The Tomatoes Here Are Sundried posted by Leann Sweeney In Texas, our summer has been brutal. Heat indexes have hovered between 100 and 115 most of July and August. I have lived here for thirty-five years and cannot remember it ever being this hot for so long. The good news is, the heat makes for far fewer hurricanes. In fact, no storms have even wandered into the Gulf. We deserved that break after last year. We are still in recovery mode from Ike. But sadly, my husband's tomatoes died an early death. Not that we didn't have plenty (that's my granddaughter picking a few), but I wasn't begging strangers on the street to take home a grocery sack full. We actually were able to put them all on the kitchen table this time, when usually they take up the table and every bit of counter space. But I know that many of you are only now enjoying your home grown tomatoes--or perhaps those given to you from friends or relatives. They are wonderful, aren't they? Gorgeous and so full of flavor. How do they manage to remove every ounce of taste from super market tomatoes? Is there a person in some warehouse with a giant syringe who has come up with a method to suck the life out of these beautiful creatures and then make you buy them, all the while praying you've ended up with some that have at least some taste? And aren't you always disappointed? Maybe it's time to have a town hall meeting and shout at the commercial tomato growers. Of course what we will be shouting isn't a bunch of made-up stuff. We'll actually shout out the truth: your tomatoes suck. Since I am on a quickly approaching deadline and am suffering from brain drain, I thought I might offer up some of things we do with tomatoes at our house. I won't give you the ketchup recipe. Too much work. And I won't have you blanching and canning. I hate to even think about that. A steamy kitchen is not summery. But I will give you two great recipes that use fresh tomatoes. First is for salsa. We eat a lot of salsa in Texas and it's pretty darn easy. This one has cilantro and if you don't like heat in your mouth, then skip the hot pepper in this recipe: 3 big tomatoes diced into small pieces 1 sweet onion, also diced small I jalapeno diced small (or other hot pepper) and be careful about those seeds! You can toss them into the salsa but then you will really have hot salsa. If you seed the pepper, use kitchen gloves and do not touch your face once you handle the seeds. (OUCH--which I know from personal experience.) juice from 2 limes 1/2 c. of chopped cilantro salt to taste Mix everything and chill. The longer you chill the better it gets. The other recipe is one I have used for years and is so easy and GREAT for summer: Mexican Salad 2 chopped fresh tomatoes 1 chopped bell pepper 1 chopped sweet onion or red onion 1 can of Ranch Style Beans (big can). (Pour into colander and rinse well) I small bottle of Catalina dressing Mix everything in a covered bowl and let it sit in the fridge for several hours. Just before serving add 2 cups of shredded cheddar and serve over Fritos. (Watching your weight? Skip the Fritos) Enjoy!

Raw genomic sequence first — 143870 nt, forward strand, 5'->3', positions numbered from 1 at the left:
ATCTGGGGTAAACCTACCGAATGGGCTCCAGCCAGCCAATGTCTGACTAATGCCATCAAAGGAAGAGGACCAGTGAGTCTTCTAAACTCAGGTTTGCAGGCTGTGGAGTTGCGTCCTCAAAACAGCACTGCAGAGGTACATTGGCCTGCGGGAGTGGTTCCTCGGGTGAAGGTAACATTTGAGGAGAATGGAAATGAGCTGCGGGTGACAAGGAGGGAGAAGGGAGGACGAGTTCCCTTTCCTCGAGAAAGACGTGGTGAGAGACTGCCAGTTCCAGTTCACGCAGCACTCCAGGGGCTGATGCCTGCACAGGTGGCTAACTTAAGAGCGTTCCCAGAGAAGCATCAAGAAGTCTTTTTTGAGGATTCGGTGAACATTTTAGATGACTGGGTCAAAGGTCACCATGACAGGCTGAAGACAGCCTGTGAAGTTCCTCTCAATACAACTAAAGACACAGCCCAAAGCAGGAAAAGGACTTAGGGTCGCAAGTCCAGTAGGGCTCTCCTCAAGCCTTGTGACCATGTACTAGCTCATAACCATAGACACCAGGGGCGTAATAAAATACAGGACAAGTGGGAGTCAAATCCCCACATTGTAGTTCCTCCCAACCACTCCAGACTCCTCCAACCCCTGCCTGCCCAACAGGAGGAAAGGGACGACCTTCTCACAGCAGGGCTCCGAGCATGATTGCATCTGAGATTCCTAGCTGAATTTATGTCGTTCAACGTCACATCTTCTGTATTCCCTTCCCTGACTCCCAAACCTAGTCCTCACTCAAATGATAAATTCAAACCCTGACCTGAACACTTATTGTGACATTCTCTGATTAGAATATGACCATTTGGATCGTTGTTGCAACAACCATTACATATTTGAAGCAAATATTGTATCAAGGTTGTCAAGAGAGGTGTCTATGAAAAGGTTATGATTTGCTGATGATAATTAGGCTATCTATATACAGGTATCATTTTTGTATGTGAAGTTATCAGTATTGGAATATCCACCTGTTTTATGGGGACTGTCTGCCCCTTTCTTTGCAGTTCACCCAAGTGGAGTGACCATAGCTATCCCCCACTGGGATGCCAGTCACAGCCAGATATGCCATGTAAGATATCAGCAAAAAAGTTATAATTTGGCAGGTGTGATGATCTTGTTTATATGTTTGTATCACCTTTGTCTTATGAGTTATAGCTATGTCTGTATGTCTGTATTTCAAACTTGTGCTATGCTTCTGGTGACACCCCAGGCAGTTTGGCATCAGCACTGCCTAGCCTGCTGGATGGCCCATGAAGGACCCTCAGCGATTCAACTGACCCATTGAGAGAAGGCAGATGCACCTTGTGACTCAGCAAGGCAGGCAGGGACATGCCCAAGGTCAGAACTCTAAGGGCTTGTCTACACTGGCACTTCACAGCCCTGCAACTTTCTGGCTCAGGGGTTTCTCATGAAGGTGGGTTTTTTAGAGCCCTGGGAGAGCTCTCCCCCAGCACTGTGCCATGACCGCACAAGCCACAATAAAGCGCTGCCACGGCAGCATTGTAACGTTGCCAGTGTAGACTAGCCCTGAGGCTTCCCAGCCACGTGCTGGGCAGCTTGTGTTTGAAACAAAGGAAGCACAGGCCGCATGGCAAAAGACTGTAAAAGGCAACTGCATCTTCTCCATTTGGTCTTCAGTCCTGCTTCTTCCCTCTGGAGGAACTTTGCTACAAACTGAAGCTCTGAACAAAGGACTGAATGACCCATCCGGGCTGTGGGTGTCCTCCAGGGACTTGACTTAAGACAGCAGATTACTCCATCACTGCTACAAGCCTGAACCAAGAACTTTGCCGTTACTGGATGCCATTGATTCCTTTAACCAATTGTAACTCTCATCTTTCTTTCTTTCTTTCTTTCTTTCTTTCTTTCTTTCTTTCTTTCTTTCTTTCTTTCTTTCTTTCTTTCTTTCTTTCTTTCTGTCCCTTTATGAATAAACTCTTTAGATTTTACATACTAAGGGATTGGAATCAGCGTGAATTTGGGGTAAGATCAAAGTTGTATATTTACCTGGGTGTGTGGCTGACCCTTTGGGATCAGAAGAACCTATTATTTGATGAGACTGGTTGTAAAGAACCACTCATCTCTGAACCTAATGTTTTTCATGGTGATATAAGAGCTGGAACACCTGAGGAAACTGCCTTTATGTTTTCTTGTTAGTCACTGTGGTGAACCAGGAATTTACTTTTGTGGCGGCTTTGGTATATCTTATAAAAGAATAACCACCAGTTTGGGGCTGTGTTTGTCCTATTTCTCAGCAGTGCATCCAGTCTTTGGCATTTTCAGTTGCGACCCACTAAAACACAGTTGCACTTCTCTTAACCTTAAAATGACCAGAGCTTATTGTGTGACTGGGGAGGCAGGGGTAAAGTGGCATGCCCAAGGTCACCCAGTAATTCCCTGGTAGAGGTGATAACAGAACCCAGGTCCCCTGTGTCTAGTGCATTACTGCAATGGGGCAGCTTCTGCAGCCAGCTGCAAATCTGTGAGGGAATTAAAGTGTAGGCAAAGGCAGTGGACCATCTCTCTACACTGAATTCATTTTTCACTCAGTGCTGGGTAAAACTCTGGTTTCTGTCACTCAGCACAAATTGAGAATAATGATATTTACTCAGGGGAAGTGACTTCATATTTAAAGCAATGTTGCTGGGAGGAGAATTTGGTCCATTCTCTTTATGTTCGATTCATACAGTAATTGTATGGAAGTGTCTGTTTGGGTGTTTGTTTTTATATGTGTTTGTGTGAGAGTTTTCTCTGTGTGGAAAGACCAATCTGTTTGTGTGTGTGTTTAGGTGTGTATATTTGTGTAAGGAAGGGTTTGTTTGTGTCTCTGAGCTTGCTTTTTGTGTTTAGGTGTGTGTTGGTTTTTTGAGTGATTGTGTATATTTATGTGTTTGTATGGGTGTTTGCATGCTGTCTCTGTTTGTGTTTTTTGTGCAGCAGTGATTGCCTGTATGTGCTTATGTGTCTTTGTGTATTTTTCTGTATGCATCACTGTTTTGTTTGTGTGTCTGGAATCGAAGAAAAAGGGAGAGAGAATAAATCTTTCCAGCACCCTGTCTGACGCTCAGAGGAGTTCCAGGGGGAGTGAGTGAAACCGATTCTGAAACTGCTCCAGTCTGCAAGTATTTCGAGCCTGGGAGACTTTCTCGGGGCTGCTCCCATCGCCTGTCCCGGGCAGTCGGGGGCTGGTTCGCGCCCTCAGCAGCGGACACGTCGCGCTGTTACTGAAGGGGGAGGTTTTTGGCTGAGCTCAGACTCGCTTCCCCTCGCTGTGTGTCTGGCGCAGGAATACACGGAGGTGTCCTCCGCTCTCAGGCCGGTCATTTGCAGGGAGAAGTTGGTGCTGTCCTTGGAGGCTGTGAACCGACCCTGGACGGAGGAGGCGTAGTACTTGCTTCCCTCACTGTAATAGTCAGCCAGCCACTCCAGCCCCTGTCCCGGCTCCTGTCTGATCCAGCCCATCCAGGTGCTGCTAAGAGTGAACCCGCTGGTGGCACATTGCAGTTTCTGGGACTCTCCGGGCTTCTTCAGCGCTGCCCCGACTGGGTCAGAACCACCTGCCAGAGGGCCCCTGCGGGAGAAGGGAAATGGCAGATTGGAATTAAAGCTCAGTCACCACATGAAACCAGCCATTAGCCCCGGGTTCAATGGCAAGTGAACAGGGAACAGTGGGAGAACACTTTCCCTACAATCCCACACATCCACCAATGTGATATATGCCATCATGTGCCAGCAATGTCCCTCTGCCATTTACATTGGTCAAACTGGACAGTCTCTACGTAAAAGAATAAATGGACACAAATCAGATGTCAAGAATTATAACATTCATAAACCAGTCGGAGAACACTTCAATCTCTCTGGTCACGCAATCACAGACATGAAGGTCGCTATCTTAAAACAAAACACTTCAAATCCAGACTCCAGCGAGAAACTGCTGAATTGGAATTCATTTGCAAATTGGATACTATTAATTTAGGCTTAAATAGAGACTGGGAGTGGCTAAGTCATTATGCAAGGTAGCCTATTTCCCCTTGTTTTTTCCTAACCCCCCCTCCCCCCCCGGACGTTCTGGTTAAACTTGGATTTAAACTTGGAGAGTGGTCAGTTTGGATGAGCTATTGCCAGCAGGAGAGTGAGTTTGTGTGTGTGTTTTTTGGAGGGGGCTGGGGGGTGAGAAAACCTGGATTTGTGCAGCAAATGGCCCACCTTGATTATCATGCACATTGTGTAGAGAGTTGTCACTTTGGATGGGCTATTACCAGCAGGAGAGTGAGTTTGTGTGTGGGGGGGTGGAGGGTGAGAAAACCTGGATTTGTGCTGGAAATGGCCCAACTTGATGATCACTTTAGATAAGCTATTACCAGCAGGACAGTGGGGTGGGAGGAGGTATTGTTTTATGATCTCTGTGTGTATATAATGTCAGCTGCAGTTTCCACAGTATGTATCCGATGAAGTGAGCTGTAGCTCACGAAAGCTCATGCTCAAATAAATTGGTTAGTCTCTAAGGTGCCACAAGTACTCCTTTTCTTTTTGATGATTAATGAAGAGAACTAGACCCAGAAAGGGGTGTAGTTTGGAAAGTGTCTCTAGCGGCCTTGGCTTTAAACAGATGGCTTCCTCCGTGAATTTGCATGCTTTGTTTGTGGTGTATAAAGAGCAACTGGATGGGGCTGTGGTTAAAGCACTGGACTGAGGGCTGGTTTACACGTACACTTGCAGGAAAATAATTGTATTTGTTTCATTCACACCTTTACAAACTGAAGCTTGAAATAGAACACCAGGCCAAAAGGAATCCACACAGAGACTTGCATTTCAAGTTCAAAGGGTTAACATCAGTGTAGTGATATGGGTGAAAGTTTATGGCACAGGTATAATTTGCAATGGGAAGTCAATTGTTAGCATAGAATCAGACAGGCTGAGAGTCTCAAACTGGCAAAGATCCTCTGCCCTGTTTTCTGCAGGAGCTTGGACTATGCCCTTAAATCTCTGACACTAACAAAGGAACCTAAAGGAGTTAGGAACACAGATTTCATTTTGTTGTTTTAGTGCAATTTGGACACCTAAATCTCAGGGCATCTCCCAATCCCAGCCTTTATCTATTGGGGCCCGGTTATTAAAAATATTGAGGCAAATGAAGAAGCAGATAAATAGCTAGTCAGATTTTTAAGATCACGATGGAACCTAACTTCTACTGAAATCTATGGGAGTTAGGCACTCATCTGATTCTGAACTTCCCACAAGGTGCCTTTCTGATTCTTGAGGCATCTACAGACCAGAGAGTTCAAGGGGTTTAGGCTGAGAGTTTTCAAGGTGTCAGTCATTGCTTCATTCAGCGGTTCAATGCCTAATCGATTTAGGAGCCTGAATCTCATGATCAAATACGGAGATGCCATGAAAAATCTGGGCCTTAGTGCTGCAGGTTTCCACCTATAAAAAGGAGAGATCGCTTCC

Lorraine Bartlett

Five women, five weekdays, many surprises.